With a rising trend in the maritime industry towards a more coordinated approach in respect of ESG auditing and reporting, a former senior expert for environmental and safety risk management at DEA Deutsche Erdoel, Bryce Lawrence, has teamed up with former Wallem boss Frank Coles to launch what is called the industry’s first independent, non-conflicted ESG service focusing on two key risk areas in the maritime logistics industry – seafarer welfare and shipbreaking.
The ESG Ship Vetting is a service to help importers, exporters, cargo owners, some limited charterers, and maritime financial institutes, demonstrate that they have analysed, and can accurately report, the ESG/sustainability risks of the entire supply chain. The service, which will not be provided to any vessel owners, shipmanagement companies or crew management companies, will focus solely on the exploitation of seafarers and abuse of their human rights and human rights, safety and environmental concerns linked with the disposal of ships on Southeast Asian beaches.
According to ESG Ship Vetting, it is expected that shipmanagement companies, existing ship vetting companies, and others inside the industry will start to offer ESG services, but this would conflict with their existing roles and income streams in the industry and the audit process. It also noted that there are some questionable ownership conflicts of interest in the existing industry ship vetting practices which aren’t acceptable in other industries.
The shipping industry is largely self-governing, with little transparency
“We identified that the majority of the companies paying to have their products shipped by sea are not aware of the ESG/sustainability issues that blight the industry, are not aware of the conflicts of interest in ship certification/auditing, and are not aware of the lack of effective regulatory enforcement that allows these issues to flourish,” explained Lawrence.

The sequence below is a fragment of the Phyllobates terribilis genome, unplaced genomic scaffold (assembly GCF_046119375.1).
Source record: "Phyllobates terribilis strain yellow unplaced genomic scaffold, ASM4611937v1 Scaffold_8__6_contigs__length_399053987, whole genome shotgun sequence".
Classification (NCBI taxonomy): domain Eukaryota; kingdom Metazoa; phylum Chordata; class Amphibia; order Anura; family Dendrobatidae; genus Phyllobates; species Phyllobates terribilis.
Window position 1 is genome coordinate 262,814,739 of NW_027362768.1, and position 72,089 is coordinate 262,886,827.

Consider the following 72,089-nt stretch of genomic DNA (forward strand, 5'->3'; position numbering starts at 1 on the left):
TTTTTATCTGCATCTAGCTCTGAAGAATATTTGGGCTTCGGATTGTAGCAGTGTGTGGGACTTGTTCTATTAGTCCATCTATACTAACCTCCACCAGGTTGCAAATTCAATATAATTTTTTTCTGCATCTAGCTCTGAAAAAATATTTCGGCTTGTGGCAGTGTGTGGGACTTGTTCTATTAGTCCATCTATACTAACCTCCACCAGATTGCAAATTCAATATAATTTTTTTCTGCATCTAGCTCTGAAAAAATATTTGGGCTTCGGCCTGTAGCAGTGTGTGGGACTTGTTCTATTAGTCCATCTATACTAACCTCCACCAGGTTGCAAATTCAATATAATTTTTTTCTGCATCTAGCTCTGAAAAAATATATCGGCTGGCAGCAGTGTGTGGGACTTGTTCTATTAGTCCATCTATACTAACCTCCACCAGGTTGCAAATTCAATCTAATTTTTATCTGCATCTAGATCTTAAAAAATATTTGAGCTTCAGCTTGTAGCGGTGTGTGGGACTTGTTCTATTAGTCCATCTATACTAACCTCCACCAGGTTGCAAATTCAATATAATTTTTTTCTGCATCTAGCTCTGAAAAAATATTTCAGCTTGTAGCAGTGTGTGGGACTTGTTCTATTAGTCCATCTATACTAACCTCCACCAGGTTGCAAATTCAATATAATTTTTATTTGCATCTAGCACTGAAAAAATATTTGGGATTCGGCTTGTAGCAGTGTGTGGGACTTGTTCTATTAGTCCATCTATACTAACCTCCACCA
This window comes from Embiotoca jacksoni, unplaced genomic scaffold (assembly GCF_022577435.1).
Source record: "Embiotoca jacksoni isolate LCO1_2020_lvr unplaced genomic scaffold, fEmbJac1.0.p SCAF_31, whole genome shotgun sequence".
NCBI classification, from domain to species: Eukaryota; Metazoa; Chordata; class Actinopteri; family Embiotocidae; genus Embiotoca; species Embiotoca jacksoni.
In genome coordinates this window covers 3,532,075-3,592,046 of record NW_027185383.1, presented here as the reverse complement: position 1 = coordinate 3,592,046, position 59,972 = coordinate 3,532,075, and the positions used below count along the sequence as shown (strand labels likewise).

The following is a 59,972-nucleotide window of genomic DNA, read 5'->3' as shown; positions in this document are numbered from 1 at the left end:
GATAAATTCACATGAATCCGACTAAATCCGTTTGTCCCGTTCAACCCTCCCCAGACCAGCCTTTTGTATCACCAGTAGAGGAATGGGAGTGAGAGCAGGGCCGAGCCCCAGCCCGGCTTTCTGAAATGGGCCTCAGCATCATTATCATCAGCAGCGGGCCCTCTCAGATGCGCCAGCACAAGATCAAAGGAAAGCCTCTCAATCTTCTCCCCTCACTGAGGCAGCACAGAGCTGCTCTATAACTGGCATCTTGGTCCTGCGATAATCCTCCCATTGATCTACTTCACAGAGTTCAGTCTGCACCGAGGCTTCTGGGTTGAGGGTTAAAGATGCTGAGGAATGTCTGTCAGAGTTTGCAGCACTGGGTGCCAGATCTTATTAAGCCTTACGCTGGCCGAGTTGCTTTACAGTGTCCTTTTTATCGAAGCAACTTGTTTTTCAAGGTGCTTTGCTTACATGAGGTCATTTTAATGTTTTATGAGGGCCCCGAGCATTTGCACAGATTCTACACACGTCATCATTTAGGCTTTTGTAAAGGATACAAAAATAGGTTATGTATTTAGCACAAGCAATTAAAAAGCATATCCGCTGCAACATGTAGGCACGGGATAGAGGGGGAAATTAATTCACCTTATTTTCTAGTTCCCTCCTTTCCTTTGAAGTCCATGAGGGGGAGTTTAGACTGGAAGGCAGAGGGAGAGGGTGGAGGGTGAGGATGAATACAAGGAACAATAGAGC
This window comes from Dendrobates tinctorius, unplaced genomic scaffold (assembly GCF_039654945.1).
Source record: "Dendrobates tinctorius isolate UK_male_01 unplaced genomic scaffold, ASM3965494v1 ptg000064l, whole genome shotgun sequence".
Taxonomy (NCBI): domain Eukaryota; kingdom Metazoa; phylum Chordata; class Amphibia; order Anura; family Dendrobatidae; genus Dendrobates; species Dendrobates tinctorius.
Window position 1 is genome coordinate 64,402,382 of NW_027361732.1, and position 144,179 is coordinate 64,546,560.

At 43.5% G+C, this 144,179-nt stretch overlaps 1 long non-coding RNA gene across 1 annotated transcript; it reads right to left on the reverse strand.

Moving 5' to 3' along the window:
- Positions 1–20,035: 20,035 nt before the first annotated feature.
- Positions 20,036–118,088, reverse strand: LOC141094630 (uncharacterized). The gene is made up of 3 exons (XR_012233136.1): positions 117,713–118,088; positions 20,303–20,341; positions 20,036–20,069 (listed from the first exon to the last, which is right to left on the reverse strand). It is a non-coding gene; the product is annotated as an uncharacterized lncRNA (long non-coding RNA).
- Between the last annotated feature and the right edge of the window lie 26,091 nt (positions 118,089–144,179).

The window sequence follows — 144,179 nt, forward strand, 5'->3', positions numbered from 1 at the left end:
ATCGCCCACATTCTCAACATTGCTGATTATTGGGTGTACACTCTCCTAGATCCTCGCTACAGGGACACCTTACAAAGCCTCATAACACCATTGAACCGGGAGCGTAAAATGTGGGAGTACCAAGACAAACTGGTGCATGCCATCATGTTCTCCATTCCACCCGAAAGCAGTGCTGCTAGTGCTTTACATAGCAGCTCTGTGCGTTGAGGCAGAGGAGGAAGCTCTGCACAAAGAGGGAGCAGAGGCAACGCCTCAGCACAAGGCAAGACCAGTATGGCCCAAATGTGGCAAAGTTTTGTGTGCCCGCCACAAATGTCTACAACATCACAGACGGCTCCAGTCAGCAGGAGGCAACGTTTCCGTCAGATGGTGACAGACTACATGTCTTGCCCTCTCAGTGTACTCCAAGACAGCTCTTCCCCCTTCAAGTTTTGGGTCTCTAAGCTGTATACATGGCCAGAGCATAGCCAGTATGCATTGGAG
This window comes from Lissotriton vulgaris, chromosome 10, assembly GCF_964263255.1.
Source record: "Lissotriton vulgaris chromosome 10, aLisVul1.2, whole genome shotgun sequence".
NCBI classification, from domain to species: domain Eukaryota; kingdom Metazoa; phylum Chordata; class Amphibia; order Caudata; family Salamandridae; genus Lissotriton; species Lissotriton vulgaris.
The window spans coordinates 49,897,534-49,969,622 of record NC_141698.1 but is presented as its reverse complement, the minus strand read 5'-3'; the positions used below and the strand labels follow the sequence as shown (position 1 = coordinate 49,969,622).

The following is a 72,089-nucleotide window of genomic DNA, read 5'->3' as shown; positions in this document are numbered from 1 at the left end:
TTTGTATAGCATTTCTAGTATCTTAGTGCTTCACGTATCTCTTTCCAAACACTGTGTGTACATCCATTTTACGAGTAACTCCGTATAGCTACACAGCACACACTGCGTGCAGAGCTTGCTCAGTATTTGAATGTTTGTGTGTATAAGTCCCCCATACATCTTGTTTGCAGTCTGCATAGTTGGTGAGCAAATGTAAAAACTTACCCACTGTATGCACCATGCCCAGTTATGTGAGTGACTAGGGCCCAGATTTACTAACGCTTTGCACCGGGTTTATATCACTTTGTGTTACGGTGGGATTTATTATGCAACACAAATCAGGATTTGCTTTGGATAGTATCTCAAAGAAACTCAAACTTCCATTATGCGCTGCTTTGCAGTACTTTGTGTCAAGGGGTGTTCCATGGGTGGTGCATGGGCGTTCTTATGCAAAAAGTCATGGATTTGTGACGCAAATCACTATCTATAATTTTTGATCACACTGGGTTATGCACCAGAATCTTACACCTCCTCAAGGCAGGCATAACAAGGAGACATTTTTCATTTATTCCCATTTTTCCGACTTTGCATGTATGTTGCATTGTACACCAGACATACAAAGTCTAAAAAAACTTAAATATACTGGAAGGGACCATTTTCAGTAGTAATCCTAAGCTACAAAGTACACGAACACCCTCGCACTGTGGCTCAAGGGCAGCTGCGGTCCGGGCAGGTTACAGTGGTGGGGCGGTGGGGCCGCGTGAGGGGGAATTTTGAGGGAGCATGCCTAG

“What’s more, there are some major players in the shipping industry who skirt the rules that apply to them and allow their old ships to be illegally and unethically disposed of on the beaches of southeast Asia, by companies that have no regard to safety, labour conventions, human rights, the environment and child labour laws,” he added.
Frank Coles, who acts in an advisory capacity for ESG Ship Vetting, said: “It is an open secret in the industry that seafarer welfare and human rights abuses occur in the shipping industry, and it is known these practices would never be accepted onshore in developed countries or by customers in those developed countries.”
“Despite there being plenty of rules and conventions that are intended to prevent issues from occurring in the shipping industry, the shipping industry is largely self-governing, with little transparency, too many conflicts of interest for the key actors and, sadly, plenty of corruption,” said Coles. “As a strategic advisor with ESG Ship Vetting, I am now able to approach the issue of seafarer welfare from a different perspective.”
ESG Ship Vetting will not be a one-stop-shop ESG/sustainability shipping industry vetting service and will not provide any ESG services relating to CO2 emissions in the shipping industry or other environmental services. “We provide a targeted specialist service for an existing problem that is becoming an emerging issue for shippers and investors,” concluded Lawrence.